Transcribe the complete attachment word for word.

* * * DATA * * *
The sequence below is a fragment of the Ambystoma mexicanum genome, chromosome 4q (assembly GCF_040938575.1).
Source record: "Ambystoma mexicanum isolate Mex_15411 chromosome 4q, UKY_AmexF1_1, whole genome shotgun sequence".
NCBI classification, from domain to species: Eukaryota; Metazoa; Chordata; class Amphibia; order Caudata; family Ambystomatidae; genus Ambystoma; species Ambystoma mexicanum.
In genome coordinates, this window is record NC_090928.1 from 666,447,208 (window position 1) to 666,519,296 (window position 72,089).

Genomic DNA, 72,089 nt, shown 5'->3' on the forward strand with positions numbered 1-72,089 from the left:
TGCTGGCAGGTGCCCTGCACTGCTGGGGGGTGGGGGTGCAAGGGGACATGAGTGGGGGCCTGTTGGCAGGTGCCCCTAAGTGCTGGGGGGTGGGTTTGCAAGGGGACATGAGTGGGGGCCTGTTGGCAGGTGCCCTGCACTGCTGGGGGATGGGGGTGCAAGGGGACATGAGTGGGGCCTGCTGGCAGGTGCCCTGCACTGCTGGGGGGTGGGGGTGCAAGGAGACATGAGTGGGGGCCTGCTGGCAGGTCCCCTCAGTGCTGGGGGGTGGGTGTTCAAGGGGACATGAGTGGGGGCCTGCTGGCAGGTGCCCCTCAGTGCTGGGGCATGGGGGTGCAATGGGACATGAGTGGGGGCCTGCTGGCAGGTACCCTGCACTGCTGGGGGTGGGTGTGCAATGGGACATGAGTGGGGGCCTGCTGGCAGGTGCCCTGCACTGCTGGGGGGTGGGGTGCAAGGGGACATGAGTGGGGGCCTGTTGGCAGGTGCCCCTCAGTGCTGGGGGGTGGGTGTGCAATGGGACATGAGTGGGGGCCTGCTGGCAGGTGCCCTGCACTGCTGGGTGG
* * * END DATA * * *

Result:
The sequence below is a fragment of the Ambystoma mexicanum genome, chromosome 4q (assembly GCF_040938575.1).
Source record: "Ambystoma mexicanum isolate Mex_15411 chromosome 4q, UKY_AmexF1_1, whole genome shotgun sequence".
NCBI classification, from domain to species: Eukaryota; Metazoa; Chordata; class Amphibia; order Caudata; family Ambystomatidae; genus Ambystoma; species Ambystoma mexicanum.
In genome coordinates, this window is record NC_090928.1 from 666,447,208 (window position 1) to 666,519,296 (window position 72,089).

Genomic DNA, 72,089 nt, shown 5'->3' on the forward strand with positions numbered 1-72,089 from the left:
TGCTGGCAGGTGCCCTGCACTGCTGGGGGGTGGGGGTGCAAGGGGACATGAGTGGGGGCCTGTTGGCAGGTGCCCCTAAGTGCTGGGGGGTGGGTTTGCAAGGGGACATGAGTGGGGGCCTGTTGGCAGGTGCCCTGCACTGCTGGGGGATGGGGGTGCAAGGGGACATGAGTGGGGCCTGCTGGCAGGTGCCCTGCACTGCTGGGGGGTGGGGGTGCAAGGAGACATGAGTGGGGGCCTGCTGGCAGGTCCCCTCAGTGCTGGGGGGTGGGTGTTCAAGGGGACATGAGTGGGGGCCTGCTGGCAGGTGCCCCTCAGTGCTGGGGCATGGGGGTGCAATGGGACATGAGTGGGGGCCTGCTGGCAGGTACCCTGCACTGCTGGGGGTGGGTGTGCAATGGGACATGAGTGGGGGCCTGCTGGCAGGTGCCCTGCACTGCTGGGGGGTGGGGTGCAAGGGGACATGAGTGGGGGCCTGTTGGCAGGTGCCCCTCAGTGCTGGGGGGTGGGTGTGCAATGGGACATGAGTGGGGGCCTGCTGGCAGGTGCCCTGCACTGCTGGGTGG